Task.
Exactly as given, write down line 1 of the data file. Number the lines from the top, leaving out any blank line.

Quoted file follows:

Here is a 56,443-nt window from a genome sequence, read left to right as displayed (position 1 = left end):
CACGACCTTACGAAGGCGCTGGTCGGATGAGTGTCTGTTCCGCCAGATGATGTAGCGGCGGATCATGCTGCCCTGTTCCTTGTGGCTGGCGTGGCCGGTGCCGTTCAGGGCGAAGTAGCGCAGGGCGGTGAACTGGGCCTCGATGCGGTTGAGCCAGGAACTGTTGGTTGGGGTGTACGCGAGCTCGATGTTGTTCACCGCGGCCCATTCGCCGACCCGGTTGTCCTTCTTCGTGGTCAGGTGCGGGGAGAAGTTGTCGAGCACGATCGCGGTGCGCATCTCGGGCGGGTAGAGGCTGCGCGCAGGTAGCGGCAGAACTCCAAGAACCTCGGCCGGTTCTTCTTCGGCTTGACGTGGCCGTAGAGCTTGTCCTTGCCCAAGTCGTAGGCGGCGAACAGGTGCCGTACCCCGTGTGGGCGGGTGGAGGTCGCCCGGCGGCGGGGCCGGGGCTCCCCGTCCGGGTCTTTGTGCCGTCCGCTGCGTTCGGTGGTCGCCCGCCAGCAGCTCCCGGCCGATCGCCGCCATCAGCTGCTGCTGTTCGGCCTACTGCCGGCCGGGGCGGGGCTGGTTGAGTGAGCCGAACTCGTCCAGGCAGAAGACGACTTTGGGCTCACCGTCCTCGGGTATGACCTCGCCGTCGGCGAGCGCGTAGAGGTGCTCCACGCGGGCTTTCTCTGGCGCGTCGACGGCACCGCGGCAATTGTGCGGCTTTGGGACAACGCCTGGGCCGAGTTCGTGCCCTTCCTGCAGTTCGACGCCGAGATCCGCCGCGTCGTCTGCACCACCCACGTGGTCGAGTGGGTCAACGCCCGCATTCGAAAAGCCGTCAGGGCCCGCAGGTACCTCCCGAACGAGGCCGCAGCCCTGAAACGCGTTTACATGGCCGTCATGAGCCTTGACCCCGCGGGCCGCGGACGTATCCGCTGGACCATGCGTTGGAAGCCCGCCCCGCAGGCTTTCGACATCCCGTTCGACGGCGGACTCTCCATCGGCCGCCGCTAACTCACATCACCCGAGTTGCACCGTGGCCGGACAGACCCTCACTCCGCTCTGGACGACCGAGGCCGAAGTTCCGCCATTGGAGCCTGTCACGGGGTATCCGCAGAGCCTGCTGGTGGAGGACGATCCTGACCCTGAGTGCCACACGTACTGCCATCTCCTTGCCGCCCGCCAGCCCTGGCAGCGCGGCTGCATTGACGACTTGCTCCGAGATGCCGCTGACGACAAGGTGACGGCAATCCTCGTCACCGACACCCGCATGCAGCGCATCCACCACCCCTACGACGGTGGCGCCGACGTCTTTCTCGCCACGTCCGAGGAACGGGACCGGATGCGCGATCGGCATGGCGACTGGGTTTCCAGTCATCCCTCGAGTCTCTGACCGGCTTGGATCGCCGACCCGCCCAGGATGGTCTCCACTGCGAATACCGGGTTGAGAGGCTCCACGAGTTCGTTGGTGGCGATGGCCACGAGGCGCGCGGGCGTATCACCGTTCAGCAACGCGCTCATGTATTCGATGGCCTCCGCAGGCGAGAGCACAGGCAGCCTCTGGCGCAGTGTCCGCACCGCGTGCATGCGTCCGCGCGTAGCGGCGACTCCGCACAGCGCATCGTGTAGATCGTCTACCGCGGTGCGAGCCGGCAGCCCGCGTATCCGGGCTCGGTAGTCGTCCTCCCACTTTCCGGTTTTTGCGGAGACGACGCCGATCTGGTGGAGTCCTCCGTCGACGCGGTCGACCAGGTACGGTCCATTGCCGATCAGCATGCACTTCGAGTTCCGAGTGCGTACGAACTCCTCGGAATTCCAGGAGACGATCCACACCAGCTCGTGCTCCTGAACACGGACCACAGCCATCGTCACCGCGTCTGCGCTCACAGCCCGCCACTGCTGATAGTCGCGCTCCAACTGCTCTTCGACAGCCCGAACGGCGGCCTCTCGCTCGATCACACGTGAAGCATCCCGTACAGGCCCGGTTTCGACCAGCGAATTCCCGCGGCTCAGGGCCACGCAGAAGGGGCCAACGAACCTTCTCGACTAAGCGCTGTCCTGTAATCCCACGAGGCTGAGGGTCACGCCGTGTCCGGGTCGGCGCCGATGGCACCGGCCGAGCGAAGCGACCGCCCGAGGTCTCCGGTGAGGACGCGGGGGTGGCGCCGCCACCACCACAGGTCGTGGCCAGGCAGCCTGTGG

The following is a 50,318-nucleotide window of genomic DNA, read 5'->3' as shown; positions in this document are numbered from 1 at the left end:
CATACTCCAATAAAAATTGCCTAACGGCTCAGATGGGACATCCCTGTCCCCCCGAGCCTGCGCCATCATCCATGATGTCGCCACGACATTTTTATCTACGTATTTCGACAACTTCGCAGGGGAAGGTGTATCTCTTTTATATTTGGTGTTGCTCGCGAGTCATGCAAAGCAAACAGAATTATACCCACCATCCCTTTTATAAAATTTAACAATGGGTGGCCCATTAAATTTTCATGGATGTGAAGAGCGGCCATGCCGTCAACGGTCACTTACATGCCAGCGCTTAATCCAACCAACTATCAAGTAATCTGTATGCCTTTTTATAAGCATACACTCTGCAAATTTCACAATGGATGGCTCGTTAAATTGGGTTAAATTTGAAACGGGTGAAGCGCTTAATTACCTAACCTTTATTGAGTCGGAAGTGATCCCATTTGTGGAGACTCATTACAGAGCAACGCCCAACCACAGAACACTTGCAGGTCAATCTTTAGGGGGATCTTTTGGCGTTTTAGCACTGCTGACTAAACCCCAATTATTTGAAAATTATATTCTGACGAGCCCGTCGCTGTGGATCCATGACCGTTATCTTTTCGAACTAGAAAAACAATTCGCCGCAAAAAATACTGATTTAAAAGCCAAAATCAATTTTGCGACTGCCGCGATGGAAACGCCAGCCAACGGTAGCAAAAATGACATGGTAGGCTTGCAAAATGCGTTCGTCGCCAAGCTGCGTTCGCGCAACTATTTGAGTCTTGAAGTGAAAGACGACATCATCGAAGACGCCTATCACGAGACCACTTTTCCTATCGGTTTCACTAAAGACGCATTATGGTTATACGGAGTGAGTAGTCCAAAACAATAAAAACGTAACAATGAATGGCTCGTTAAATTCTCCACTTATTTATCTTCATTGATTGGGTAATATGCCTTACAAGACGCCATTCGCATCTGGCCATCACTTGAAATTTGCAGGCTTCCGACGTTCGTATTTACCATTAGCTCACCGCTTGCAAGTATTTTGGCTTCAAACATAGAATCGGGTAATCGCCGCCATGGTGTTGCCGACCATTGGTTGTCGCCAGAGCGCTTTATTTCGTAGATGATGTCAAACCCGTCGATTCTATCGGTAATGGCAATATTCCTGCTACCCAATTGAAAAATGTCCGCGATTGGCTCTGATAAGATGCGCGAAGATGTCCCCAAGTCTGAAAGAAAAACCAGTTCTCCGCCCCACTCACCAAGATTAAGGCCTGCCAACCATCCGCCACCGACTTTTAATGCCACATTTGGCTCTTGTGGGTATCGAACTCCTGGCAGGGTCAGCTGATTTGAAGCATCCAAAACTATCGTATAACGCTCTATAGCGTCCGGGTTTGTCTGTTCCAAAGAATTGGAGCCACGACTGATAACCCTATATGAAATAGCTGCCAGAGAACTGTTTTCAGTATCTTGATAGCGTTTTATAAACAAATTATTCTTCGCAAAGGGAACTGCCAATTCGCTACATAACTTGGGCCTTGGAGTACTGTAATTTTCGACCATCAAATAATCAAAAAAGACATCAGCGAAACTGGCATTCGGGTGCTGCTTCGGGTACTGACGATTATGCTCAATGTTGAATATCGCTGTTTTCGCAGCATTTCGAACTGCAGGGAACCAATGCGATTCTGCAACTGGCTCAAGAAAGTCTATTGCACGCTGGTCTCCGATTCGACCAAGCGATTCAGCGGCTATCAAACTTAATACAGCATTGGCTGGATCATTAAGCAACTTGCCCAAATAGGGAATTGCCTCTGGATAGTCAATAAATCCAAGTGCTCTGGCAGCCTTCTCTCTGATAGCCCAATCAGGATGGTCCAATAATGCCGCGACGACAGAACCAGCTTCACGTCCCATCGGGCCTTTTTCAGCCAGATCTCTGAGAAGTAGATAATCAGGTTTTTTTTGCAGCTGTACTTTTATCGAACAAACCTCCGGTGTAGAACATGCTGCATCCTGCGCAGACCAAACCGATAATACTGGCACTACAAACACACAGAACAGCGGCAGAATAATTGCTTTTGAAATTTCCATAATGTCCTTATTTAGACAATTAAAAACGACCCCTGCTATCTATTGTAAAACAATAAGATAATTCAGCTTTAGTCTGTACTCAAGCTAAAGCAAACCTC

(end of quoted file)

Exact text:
Here is a 56,443-nt window from a genome sequence, read left to right as displayed (position 1 = left end):